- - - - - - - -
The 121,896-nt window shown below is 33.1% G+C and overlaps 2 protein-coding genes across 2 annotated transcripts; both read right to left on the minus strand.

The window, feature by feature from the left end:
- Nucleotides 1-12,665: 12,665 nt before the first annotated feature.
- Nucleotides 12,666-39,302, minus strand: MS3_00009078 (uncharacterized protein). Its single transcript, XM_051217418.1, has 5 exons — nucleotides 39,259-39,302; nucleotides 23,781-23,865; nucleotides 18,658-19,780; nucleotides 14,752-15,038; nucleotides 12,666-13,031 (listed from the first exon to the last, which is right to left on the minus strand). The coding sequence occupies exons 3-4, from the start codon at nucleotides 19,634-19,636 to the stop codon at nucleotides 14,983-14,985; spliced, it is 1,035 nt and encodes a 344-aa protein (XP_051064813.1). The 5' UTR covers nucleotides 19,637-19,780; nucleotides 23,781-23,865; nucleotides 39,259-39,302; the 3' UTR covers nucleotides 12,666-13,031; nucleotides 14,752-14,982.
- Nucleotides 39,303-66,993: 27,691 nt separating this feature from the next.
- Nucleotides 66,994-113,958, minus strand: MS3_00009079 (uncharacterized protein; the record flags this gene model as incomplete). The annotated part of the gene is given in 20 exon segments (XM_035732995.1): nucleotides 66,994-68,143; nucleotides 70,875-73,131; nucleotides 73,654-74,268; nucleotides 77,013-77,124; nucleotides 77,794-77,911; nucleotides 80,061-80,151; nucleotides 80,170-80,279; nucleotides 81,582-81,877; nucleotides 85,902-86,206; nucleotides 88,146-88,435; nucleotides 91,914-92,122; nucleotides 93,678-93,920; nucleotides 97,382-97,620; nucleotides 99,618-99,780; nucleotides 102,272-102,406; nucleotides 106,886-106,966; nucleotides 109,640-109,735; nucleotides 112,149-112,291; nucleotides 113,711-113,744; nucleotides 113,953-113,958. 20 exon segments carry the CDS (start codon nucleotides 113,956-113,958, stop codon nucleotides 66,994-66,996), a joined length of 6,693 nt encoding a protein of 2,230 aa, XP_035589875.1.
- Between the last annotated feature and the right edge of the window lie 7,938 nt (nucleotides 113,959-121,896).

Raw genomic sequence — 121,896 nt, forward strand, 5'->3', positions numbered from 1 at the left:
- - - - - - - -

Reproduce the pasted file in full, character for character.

The 121,896-nt window shown below is 33.1% G+C and overlaps 2 protein-coding genes across 2 annotated transcripts; both read right to left on the minus strand.

The window, feature by feature from the left end:
- Nucleotides 1-12,665: 12,665 nt before the first annotated feature.
- Nucleotides 12,666-39,302, minus strand: MS3_00009078 (uncharacterized protein). Its single transcript, XM_051217418.1, has 5 exons — nucleotides 39,259-39,302; nucleotides 23,781-23,865; nucleotides 18,658-19,780; nucleotides 14,752-15,038; nucleotides 12,666-13,031 (listed from the first exon to the last, which is right to left on the minus strand). The coding sequence occupies exons 3-4, from the start codon at nucleotides 19,634-19,636 to the stop codon at nucleotides 14,983-14,985; spliced, it is 1,035 nt and encodes a 344-aa protein (XP_051064813.1). The 5' UTR covers nucleotides 19,637-19,780; nucleotides 23,781-23,865; nucleotides 39,259-39,302; the 3' UTR covers nucleotides 12,666-13,031; nucleotides 14,752-14,982.
- Nucleotides 39,303-66,993: 27,691 nt separating this feature from the next.
- Nucleotides 66,994-113,958, minus strand: MS3_00009079 (uncharacterized protein; the record flags this gene model as incomplete). The annotated part of the gene is given in 20 exon segments (XM_035732995.1): nucleotides 66,994-68,143; nucleotides 70,875-73,131; nucleotides 73,654-74,268; nucleotides 77,013-77,124; nucleotides 77,794-77,911; nucleotides 80,061-80,151; nucleotides 80,170-80,279; nucleotides 81,582-81,877; nucleotides 85,902-86,206; nucleotides 88,146-88,435; nucleotides 91,914-92,122; nucleotides 93,678-93,920; nucleotides 97,382-97,620; nucleotides 99,618-99,780; nucleotides 102,272-102,406; nucleotides 106,886-106,966; nucleotides 109,640-109,735; nucleotides 112,149-112,291; nucleotides 113,711-113,744; nucleotides 113,953-113,958. 20 exon segments carry the CDS (start codon nucleotides 113,956-113,958, stop codon nucleotides 66,994-66,996), a joined length of 6,693 nt encoding a protein of 2,230 aa, XP_035589875.1.
- Between the last annotated feature and the right edge of the window lie 7,938 nt (nucleotides 113,959-121,896).

Raw genomic sequence — 121,896 nt, forward strand, 5'->3', positions numbered from 1 at the left: